3. Point taken about the fleece ear warmers. In truth you’re not paying a significant sum for these. The weight issue is fair but again is minimal. I was wearing my Pinnacle for a low level walk yesterday and it didn’t stop raining for several hours. I wasn’t wearing a hat – it would have been too hot – so was quite happy to have the comfort the fleece provided. When we designed the Pinnacle we had in mind also this kind of general wear, because if you have shelled out for such an expensive jacket chances are you’ll be wearing it for more modest uses too.
4. Arm pocket. I love this arm pocket! It’s specifically for stowing a compass in easily when doing tight navigation in bad conditions. I usually stuff the compass up my sleeve (rather than having it flying around on its lanyard) so this to me is a marked improvement – but then that’s a personal preference. Good place for a ski pass and maybe small items like lipsalve?? Again, if it’s all about shaving off the grams then we’d leave it out.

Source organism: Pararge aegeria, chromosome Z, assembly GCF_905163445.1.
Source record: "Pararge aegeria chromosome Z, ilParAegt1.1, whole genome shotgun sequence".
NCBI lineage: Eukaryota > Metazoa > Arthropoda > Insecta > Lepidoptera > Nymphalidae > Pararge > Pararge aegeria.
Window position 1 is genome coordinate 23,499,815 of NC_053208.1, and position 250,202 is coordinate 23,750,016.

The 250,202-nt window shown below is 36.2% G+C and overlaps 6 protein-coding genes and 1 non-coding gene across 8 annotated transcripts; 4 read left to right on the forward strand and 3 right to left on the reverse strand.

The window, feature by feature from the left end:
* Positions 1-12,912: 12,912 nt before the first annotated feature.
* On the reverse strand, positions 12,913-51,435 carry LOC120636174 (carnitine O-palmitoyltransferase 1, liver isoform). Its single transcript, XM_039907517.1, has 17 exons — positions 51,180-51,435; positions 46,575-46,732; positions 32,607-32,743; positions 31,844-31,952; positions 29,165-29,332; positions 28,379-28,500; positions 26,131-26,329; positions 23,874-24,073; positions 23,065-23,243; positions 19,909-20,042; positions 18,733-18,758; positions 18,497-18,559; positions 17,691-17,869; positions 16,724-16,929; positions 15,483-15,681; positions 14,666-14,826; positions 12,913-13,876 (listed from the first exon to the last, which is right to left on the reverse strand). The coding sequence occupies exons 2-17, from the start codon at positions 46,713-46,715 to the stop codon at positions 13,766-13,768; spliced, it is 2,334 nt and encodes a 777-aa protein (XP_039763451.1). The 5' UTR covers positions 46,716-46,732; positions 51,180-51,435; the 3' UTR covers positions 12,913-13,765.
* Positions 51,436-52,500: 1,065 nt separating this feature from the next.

5. Weight. All your points are very reasonable when considering the weight issue. The main reason the jacket is this weight though isn’t really the small details but the specified weight of the main fabric. We are acutely conscious of weight saving – where appropriate – but the thing with the Pinnacle is this: it is clearly not designed as a stripped back, super light garment, it is designed as a rugged and reliable jacket for serious, continual use. We developed our fabric at this weight in order to guarantee a good long life, even when used for professional use. I’ve plenty of lighter weight jackets both personally and out on test that haven’t really lasted that long. It’s all horses for courses really. If you want lighter coats then clearly there are plenty out there. What the Pinnacle is is a good, very high spec, workhorse for mountain use. Great as a wear-all-day jacket, but not the lightest. Anyway, thanks again. This is a great review and your points are very fair.
You might be interested to hear that we are working on some very light indeed mountain gear, but again with great durability. These should launch in the late spring. Dammit, not coming in red though!

All the best, Tim Jasper.

Rohan Design Director